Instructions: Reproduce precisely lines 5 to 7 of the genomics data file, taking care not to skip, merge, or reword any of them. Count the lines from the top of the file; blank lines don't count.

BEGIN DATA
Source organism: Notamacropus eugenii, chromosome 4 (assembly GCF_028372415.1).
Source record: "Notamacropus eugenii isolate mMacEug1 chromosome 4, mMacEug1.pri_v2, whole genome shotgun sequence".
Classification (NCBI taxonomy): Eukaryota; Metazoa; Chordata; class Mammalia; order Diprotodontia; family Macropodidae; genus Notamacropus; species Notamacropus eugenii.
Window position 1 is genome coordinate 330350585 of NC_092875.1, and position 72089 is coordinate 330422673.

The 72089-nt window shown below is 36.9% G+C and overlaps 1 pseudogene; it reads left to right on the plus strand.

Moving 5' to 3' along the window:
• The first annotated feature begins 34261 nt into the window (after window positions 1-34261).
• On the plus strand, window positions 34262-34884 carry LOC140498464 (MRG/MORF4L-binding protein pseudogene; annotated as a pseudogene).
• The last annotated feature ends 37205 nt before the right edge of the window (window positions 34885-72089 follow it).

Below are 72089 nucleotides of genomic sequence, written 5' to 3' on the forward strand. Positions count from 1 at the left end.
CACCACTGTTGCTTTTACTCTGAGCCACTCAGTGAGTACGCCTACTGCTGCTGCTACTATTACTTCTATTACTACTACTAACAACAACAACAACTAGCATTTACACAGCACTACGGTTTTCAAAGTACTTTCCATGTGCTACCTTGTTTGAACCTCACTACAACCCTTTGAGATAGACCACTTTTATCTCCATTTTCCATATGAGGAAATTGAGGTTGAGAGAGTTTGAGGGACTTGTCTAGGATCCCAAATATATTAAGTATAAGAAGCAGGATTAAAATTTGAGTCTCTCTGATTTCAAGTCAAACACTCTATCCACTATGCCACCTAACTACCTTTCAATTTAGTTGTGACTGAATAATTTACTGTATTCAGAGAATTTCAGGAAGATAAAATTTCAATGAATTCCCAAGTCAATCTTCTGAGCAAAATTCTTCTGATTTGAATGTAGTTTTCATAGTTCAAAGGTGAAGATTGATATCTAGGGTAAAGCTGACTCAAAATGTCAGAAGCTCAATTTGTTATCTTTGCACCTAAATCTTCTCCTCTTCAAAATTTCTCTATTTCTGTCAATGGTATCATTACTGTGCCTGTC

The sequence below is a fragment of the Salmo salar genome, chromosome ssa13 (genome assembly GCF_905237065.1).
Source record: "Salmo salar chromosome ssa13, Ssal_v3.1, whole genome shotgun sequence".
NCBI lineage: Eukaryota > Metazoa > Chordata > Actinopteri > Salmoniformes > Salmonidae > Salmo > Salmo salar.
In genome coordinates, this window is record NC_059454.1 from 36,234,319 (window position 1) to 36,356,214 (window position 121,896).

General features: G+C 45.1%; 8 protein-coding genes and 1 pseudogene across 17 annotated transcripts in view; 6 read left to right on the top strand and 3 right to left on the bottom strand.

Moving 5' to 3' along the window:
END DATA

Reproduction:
The 72089-nt window shown below is 36.9% G+C and overlaps 1 pseudogene; it reads left to right on the plus strand.

Moving 5' to 3' along the window:
• The first annotated feature begins 34261 nt into the window (after window positions 1-34261).